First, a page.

26. March 2012 Marine Biologists Question UN Data Set on Fishery

Researchers suspect that a quarter of the stocks may have already collapsed

A non-representative data set and an increase in effort to keep catches constant are hiding the fact that more fish stocks have collapsed due to overfishing than has been assumed so far. Scientists from GEOMAR | Helmholtz Centre for Ocean Research Kiel and from Fisheries Centre of the University of British Columbia reveal this in two current publications. 


In the trade journals Marine Policy and Marine Biology, they show formal weaknesses in how data, which is being used as a basis for calculations by the UN's Food and Agricultural Organisation (FAO), is obtained and evaluated. In their opinion not three but 24 percent of global fish stocks have collapsed.

How many fish are available to the global population per person per year?  How are the fishery industries of different countries developing? How are the various fish stocks doing? Answers to questions like these are given by the Food and Agriculture Organization of the United Nations. The FAO has been publishing the report State of the Worlds Fisheries and Aquaculture (SOFIA) since 1995 and it is used as a fundament to assess the global fishery industry.  However, the scientists from GEOMAR | Helmholtz Centre for Ocean Research Kiel and from Fisheries Centre of the University of British Columbia criticize precisely this data set.

“In the report SOFIA 2010, the FAO describes global catches of around 80 million tons as stable” summarizes Dr Rainer Froese. The fishery biologist from GEOMAR is the main author of one of the studies published in Marine Policy and Marine Biology. “The FAO states that the number of fishermen is growing faster than the global population. They also maintain that in developing countries the amount of fishery transportation is increasing, yet the general amount is staying the same. We show that, based on a earlier study, the effort put into catching, i.e. the entirety of fishermen, boats, nets, hooks and the days at sea, is growing steadily. Nonetheless the effort needed to get the same yield has risen. This means that the fish stocks are shrinking.”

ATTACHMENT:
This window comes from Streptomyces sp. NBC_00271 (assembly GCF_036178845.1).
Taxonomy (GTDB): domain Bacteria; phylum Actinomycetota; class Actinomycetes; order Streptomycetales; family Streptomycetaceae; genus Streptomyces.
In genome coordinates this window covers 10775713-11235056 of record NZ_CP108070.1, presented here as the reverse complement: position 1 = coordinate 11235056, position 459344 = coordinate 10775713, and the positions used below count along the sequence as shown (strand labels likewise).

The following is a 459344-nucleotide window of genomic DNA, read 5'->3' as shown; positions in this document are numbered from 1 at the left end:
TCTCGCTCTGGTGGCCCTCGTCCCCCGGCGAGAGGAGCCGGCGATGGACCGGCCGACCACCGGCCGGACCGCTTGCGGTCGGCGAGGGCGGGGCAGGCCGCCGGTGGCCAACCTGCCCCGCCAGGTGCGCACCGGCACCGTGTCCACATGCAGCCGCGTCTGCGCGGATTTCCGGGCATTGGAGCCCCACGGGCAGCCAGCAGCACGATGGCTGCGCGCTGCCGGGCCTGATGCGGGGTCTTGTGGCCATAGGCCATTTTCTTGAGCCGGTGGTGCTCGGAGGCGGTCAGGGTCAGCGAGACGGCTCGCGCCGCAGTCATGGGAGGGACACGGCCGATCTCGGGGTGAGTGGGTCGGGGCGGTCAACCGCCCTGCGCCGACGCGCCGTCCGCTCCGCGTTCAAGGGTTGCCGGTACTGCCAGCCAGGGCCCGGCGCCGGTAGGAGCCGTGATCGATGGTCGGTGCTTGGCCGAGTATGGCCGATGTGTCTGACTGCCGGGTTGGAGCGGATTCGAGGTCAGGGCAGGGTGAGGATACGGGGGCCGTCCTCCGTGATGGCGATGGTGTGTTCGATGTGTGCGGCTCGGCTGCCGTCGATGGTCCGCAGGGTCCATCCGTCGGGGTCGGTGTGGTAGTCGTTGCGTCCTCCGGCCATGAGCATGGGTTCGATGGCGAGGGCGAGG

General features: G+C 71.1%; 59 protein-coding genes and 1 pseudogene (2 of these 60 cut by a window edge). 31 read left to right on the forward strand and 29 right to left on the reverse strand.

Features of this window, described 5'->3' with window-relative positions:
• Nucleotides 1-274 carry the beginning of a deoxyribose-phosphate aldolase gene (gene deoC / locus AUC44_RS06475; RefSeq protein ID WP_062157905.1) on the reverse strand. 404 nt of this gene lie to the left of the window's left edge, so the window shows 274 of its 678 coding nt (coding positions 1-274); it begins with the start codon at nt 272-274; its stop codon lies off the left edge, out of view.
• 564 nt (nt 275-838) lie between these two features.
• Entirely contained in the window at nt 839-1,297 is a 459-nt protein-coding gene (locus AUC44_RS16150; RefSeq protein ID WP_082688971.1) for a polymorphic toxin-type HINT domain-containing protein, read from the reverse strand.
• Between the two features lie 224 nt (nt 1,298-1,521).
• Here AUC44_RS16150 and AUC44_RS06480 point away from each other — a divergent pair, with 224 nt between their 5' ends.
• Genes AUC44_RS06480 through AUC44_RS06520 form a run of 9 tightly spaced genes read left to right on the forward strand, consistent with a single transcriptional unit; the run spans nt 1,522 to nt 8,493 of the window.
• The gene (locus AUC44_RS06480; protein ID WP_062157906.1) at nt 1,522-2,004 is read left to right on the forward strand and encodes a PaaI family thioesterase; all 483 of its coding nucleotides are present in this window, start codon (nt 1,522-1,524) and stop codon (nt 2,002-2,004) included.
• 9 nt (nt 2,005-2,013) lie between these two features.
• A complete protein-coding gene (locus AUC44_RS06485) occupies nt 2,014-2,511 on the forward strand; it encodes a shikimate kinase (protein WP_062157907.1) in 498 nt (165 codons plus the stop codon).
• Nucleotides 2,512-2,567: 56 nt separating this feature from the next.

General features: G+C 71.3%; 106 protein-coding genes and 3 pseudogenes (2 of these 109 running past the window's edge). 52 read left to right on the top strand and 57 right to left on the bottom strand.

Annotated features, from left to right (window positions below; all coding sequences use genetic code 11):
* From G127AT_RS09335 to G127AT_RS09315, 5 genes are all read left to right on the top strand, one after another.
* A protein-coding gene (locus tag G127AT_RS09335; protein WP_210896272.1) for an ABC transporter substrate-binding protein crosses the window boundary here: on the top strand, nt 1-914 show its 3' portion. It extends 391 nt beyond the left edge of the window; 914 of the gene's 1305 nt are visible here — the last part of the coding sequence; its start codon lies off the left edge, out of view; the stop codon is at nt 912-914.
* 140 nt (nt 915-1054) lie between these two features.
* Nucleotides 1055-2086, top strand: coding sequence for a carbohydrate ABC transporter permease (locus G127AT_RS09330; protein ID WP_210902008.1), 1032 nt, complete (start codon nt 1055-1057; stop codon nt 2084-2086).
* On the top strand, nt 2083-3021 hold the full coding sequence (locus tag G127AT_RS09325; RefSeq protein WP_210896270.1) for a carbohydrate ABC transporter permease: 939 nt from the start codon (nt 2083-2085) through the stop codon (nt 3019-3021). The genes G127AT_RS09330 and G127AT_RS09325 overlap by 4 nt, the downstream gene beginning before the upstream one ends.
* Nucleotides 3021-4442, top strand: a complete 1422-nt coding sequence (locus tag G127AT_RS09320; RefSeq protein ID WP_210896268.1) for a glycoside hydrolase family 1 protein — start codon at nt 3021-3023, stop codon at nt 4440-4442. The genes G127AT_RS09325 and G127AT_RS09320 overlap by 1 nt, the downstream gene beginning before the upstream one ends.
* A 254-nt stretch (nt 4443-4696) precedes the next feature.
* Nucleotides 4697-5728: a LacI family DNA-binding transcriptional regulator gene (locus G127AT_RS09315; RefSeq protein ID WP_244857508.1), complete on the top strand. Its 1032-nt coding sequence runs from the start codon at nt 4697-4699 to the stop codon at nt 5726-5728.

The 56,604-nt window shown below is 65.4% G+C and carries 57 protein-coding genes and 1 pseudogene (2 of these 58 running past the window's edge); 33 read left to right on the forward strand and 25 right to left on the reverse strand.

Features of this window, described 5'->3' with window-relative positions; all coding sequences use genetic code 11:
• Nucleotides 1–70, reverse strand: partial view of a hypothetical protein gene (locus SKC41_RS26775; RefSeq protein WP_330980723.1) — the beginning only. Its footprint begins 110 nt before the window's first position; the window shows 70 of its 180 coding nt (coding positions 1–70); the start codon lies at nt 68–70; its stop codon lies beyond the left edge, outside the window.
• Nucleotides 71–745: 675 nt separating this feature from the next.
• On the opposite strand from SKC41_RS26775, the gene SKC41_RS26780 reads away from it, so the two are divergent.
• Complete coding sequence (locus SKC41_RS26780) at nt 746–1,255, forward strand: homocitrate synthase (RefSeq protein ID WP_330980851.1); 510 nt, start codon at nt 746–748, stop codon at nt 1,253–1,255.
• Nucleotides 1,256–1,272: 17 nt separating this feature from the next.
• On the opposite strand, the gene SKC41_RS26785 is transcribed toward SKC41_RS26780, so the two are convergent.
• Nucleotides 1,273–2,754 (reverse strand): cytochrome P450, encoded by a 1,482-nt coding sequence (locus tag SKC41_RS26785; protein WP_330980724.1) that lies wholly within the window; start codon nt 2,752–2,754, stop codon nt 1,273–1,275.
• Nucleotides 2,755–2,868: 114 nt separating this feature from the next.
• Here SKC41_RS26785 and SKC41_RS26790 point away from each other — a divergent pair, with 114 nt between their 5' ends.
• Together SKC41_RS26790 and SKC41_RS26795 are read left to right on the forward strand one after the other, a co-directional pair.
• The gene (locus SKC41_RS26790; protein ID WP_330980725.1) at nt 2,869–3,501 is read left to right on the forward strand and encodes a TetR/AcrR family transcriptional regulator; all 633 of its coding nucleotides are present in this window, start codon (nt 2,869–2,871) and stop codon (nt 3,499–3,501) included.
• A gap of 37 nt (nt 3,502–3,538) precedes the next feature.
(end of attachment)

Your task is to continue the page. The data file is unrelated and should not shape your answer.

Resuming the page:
The scientists believe that it is indispensible to include all globally available data to be able to correctly evaluate the condition of the fisheries. “The FAO only uses statistics from stocks for which detailed information is available” explains Froese. “These are, however, typically the stocks that bring high profits and have survived fishery pressure over a long time.” Statistics that are based on highly resistant fish cannot be seen as representative, criticizes the fishery biologist. “Based on these samples, the FAO is maintaining that only three percent of global stocks are collapsing. If one includes all the stocks though, which is what our method allows, then the percentile is eight times as high, at 24 percent.” The number of recovering stocks is, in comparison, small: The researchers and the FAO both estimate them at around one percent of global fish stocks.

Research into sustainable management of fish stocks is one of the topics of the Cluster of Excellence “Future Ocean” in Kiel. The areas of maritime sea law, fishery and economics are all involved when developing a long-term management system for the fisheries sector.

Original articles:

Froese, R., D. Zeller, K. Kleisner and D. Pauly. 2012. What catch data can tell us about the status of global fisheries. Marine Biology, doi: 10.1007/s00227-012-1909-6

Pauly, D. and R. Froese. 2012. Comments on FAO's State of Fisheries and Aquaculture, or 'SOFIA 2010'. Marine Policy 36:746-752, doi:10.1016/j.marpol.2011.10.021

Previous article on fishing effort:

Anticamara, J.A., R. Watson, A. Gelchu and D. Pauly. 2011. Global fishing effort (1950-2010): trends, gaps, and implications. Fisheries Research 107:131-136  


SOFIA 2010
Sea Around Us
Ozean der Zukunft


Can be downloaded at www.geomar.de.


Dr. Rainer Froese (GEOMAR, FB3-EV), Tel.: 0431 600-4579, rfroese@geomar.de
Maike Nicolai (GEOMAR, Communication & Media), Tel.: 0431 600-2807, mnicolai@geomar.de
Friederike Balzereit (Future Ocean, Public Outreach), Tel. 0431 880-3032, fbalzereit@uv.uni-kiel.de